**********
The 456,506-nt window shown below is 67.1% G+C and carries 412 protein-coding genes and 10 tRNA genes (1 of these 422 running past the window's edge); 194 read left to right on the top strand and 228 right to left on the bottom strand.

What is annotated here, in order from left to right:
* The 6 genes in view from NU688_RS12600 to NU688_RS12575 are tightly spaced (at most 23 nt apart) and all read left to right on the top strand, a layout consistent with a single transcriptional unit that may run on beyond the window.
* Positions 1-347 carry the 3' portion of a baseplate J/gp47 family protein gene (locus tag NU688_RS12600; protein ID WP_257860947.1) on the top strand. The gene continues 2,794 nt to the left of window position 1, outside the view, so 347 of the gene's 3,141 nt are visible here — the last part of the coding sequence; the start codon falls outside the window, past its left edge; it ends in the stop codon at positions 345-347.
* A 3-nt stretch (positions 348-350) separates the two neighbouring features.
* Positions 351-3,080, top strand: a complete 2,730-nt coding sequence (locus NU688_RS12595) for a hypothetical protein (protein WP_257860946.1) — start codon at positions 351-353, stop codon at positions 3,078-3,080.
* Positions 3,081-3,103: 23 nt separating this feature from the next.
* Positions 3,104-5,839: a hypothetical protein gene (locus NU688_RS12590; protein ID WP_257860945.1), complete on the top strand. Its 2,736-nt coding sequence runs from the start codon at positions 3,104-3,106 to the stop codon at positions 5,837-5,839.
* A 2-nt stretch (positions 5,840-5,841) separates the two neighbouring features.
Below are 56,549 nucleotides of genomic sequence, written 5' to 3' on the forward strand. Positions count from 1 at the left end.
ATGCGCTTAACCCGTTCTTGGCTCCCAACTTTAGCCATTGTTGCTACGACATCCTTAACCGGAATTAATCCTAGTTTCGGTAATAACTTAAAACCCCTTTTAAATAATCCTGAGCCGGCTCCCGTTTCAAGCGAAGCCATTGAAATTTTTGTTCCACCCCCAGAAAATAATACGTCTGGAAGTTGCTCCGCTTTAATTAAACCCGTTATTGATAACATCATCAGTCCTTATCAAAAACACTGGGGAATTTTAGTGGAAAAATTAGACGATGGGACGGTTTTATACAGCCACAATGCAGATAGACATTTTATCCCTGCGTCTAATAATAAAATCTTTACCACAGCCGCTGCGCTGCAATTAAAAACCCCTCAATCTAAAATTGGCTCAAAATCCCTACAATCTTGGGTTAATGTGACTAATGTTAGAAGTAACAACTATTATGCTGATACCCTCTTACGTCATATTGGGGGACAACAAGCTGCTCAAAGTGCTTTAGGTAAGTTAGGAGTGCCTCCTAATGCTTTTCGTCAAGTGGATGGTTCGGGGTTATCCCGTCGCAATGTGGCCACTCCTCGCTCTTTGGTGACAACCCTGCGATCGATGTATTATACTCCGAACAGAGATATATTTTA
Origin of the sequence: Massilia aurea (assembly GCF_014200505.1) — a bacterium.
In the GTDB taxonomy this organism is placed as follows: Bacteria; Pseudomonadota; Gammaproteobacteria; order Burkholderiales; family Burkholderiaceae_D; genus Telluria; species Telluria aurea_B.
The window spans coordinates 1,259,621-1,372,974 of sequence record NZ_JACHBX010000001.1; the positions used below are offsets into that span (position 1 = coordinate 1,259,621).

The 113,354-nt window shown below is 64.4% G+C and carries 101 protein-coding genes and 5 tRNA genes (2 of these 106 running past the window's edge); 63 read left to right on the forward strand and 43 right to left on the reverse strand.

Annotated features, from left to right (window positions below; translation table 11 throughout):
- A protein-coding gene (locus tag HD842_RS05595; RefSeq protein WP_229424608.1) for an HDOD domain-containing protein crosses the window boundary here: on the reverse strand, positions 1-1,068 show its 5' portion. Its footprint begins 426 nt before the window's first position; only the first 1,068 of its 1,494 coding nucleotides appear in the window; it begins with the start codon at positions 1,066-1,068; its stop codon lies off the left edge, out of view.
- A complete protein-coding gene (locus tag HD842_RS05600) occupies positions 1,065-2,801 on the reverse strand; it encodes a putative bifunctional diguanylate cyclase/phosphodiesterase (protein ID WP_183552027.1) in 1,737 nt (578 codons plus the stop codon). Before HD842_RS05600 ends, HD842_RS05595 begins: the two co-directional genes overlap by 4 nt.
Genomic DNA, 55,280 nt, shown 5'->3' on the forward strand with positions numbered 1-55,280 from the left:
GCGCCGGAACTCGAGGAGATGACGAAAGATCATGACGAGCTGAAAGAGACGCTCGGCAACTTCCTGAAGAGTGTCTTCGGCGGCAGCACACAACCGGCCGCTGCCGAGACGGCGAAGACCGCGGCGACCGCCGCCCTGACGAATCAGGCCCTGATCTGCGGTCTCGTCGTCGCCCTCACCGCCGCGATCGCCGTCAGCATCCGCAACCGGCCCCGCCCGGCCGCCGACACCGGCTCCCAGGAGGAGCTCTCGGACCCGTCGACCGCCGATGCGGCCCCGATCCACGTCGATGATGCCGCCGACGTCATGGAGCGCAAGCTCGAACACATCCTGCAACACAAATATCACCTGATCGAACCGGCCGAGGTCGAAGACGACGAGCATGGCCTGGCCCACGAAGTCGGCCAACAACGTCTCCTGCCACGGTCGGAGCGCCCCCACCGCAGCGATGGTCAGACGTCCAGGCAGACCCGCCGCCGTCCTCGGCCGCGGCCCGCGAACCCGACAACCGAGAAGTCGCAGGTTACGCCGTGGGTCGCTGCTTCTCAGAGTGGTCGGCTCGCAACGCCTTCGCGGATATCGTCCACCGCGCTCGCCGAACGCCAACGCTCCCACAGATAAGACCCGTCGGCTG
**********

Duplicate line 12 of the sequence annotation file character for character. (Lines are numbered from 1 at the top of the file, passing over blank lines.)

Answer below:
Origin of the sequence: Massilia aurea (assembly GCF_014200505.1) — a bacterium.